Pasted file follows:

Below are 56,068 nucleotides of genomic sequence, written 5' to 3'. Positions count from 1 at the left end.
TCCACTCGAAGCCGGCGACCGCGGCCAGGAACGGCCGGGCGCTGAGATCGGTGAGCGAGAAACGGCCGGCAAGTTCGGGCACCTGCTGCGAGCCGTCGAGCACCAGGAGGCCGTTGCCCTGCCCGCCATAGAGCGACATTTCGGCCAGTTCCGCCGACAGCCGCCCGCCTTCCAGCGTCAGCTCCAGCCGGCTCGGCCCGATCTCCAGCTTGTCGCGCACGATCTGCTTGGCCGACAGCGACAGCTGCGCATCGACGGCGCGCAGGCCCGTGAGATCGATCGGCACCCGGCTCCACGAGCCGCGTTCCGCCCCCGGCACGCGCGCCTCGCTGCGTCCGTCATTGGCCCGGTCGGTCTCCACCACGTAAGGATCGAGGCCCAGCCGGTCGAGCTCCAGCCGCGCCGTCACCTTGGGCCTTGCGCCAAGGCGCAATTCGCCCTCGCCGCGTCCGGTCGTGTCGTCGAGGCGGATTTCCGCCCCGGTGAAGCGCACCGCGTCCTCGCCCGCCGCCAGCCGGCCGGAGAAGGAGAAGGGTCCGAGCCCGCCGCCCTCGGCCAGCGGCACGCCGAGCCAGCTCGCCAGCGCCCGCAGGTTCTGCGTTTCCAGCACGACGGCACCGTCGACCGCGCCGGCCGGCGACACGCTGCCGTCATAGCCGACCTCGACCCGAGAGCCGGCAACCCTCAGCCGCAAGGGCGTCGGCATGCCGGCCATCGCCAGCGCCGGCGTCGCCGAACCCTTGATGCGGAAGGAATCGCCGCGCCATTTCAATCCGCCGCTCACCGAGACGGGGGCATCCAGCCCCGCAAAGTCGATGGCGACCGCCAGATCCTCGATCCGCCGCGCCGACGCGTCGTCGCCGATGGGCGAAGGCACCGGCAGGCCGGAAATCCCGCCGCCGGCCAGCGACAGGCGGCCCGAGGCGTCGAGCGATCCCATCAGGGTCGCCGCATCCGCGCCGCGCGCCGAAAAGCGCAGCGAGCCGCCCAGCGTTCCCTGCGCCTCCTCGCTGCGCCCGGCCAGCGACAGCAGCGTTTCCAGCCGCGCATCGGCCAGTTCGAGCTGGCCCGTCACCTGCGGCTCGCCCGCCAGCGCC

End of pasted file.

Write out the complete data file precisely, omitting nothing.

Below are 56,068 nucleotides of genomic sequence, written 5' to 3'. Positions count from 1 at the left end.
TCCACTCGAAGCCGGCGACCGCGGCCAGGAACGGCCGGGCGCTGAGATCGGTGAGCGAGAAACGGCCGGCAAGTTCGGGCACCTGCTGCGAGCCGTCGAGCACCAGGAGGCCGTTGCCCTGCCCGCCATAGAGCGACATTTCGGCCAGTTCCGCCGACAGCCGCCCGCCTTCCAGCGTCAGCTCCAGCCGGCTCGGCCCGATCTCCAGCTTGTCGCGCACGATCTGCTTGGCCGACAGCGACAGCTGCGCATCGACGGCGCGCAGGCCCGTGAGATCGATCGGCACCCGGCTCCACGAGCCGCGTTCCGCCCCCGGCACGCGCGCCTCGCTGCGTCCGTCATTGGCCCGGTCGGTCTCCACCACGTAAGGATCGAGGCCCAGCCGGTCGAGCTCCAGCCGCGCCGTCACCTTGGGCCTTGCGCCAAGGCGCAATTCGCCCTCGCCGCGTCCGGTCGTGTCGTCGAGGCGGATTTCCGCCCCGGTGAAGCGCACCGCGTCCTCGCCCGCCGCCAGCCGGCCGGAGAAGGAGAAGGGTCCGAGCCCGCCGCCCTCGGCCAGCGGCACGCCGAGCCAGCTCGCCAGCGCCCGCAGGTTCTGCGTTTCCAGCACGACGGCACCGTCGACCGCGCCGGCCGGCGACACGCTGCCGTCATAGCCGACCTCGACCCGAGAGCCGGCAACCCTCAGCCGCAAGGGCGTCGGCATGCCGGCCATCGCCAGCGCCGGCGTCGCCGAACCCTTGATGCGGAAGGAATCGCCGCGCCATTTCAATCCGCCGCTCACCGAGACGGGGGCATCCAGCCCCGCAAAGTCGATGGCGACCGCCAGATCCTCGATCCGCCGCGCCGACGCGTCGTCGCCGATGGGCGAAGGCACCGGCAGGCCGGAAATCCCGCCGCCGGCCAGCGACAGGCGGCCCGAGGCGTCGAGCGATCCCATCAGGGTCGCCGCATCCGCGCCGCGCGCCGAAAAGCGCAGCGAGCCGCCCAGCGTTCCCTGCGCCTCCTCGCTGCGCCCGGCCAGCGACAGCAGCGTTTCCAGCCGCGCATCGGCCAGTTCGAGCTGGCCCGTCACCTGCGGCTCGCCCGCCAGCGCC